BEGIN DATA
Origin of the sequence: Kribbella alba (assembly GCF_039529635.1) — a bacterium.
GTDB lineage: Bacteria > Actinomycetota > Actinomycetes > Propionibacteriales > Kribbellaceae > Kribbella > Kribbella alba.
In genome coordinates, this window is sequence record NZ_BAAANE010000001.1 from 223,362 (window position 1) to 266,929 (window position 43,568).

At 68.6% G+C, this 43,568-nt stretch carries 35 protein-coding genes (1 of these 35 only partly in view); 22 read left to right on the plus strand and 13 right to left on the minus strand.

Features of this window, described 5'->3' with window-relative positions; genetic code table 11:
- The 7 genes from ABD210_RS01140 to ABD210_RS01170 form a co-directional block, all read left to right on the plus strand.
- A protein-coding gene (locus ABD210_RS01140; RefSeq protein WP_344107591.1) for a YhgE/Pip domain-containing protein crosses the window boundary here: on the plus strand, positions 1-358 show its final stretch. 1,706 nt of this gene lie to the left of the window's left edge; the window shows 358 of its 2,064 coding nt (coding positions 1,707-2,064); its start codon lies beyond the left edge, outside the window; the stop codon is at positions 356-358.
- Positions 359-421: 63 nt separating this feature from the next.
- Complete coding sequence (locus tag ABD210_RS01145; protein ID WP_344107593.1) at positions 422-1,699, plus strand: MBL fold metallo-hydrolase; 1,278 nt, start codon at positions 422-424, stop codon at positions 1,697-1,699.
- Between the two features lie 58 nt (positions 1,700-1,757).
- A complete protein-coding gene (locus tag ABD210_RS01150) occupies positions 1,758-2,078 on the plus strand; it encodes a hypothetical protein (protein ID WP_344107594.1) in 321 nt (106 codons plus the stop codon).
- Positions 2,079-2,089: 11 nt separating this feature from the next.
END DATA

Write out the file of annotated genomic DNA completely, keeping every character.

Origin of the sequence: Kribbella alba (assembly GCF_039529635.1) — a bacterium.
GTDB lineage: Bacteria > Actinomycetota > Actinomycetes > Propionibacteriales > Kribbellaceae > Kribbella > Kribbella alba.
In genome coordinates, this window is sequence record NZ_BAAANE010000001.1 from 223,362 (window position 1) to 266,929 (window position 43,568).

At 68.6% G+C, this 43,568-nt stretch carries 35 protein-coding genes (1 of these 35 only partly in view); 22 read left to right on the plus strand and 13 right to left on the minus strand.

Features of this window, described 5'->3' with window-relative positions; genetic code table 11:
- The 7 genes from ABD210_RS01140 to ABD210_RS01170 form a co-directional block, all read left to right on the plus strand.
- A protein-coding gene (locus ABD210_RS01140; RefSeq protein WP_344107591.1) for a YhgE/Pip domain-containing protein crosses the window boundary here: on the plus strand, positions 1-358 show its final stretch. 1,706 nt of this gene lie to the left of the window's left edge; the window shows 358 of its 2,064 coding nt (coding positions 1,707-2,064); its start codon lies beyond the left edge, outside the window; the stop codon is at positions 356-358.
- Positions 359-421: 63 nt separating this feature from the next.
- Complete coding sequence (locus tag ABD210_RS01145; protein ID WP_344107593.1) at positions 422-1,699, plus strand: MBL fold metallo-hydrolase; 1,278 nt, start codon at positions 422-424, stop codon at positions 1,697-1,699.
- Between the two features lie 58 nt (positions 1,700-1,757).
- A complete protein-coding gene (locus tag ABD210_RS01150) occupies positions 1,758-2,078 on the plus strand; it encodes a hypothetical protein (protein ID WP_344107594.1) in 321 nt (106 codons plus the stop codon).
- Positions 2,079-2,089: 11 nt separating this feature from the next.